Bondage for Beginners

Bondage for Beginners

In our Kink 101 and Kink 2.0 pieces, many of you wanted to know more about bondage and restraints. If you like tying people up (or getting tied up!) today’s your lucky day ;-)

Bondage is a fun and super common form of fantasy play, and whether you’re more dominant or submissive, it’s a good gateway to more advanced kink. The feeling of struggling against restraints can be a pleasure in itself, and both the dominant and submissive partners will happily anticipate that heady moment of escape or release. If you’re just getting started and don’t quite own a pair of leather handcuffs and a collar, we’re here to help!

Communication is the first and most important step in any kinky play. You don’t want to tie someone up as a surprise! Make sure you’ve talked about it beforehand, and agreed on what kind of restraints, how tightly and how long they consent to be restrained, and their safe word. Even if your partner is normally down for whatever, it’s hard to predict how you’ll react once you’re all tied up—some people feel panicky and will ask to stop, so make sure you’re ready and able to help them out.

Rope is cool because you can do whatever you want with it—bind someone at the wrists or ankles, use it as a light whip, hold a vibrator in place, or for advanced practitioners, hang suspended from the ceiling, as in shibari. The complexity and variety of knots that can be used is nothing short of an art! Lots of people like thick cotton or silk rope, because it’s not too slippery and the knots hold nice and tight. It can get pricey, so an amazing alternative that we personally love for beginners is this poly blend Silky Pleasure Rope. Unlike cotton rope, this one has a smoother, sleeker surface, so you can untie your knots even after tugging on them tightly for an hour.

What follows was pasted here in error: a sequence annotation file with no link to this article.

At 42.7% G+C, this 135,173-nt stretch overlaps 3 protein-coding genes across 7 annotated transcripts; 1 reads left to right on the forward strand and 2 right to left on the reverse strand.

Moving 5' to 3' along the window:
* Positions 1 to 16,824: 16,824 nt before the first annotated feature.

Read on for a few safety tips to follow during bondage play...

 

 

Use your words!

Fill out a yes/no/maybe list, talk about your limits with your partner, and agree on a safe word. If your play involves using the words ‘no’ or ‘stop’ as part of the fantasy, make sure you have a clear, non-verbal communication system worked out and practiced beforehand.

 

Cut and run!

Before engaging in any restraint or bondage play, it's important to make sure you have everything you need to be safe and have fun! Safety scissors are the most important tool to have before trying anything out. Keep the scissors handy so that if you need to release your partner in a hurry, you’re covered. (And hey, don’t worry about replacing that rope—ours is only $1.20 per foot!)

Start slow.

You don’t need to be blindfolded, tied up and covered in candle wax on your first try! If rope feels intimidating, or you're looking for something a little lighter, our Silk Restraints are a great place to start. They can be tied up tightly without any chafing or friction, and are easy to untie. 

Go long...or short.

Rope comes in all different lengths and diameters. You don’t need much to get started—our Silky Pleasure Rope is 12 feet, so you can use as little or as much as you like on your first tries. For more complicated rope work, you can use three times that much! ¼”-½” diameter is common and good for a wide variety of knot types.

Take it easy.

If you’re using rope or scarves, don’t tie too tight—make sure it’s loose enough so that you can slip a finger or two between the restraint and the skin. You don’t want to cut off your partner’s circulation or cause nerve damage! If you’re using cotton rope and your play might get wet, leave it a little looser, ‘cause cotton can shrink and wetness/friction can be rough on the skin. 

Remember to breathe.

Check circulation and breathing often to make sure they’re normal and comfortable. If you feel dizzy, tingly or numb, it’s time to stop. Breath play can be fun, but unless you have experience, make sure you’re only using hands, not rope or any other restraint to restrict someone’s airway.

  

Go ahead and tie one on! Be safe and informed, and don’t forget to have fun!

 

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Header and images by amazing artist Joanne Leah

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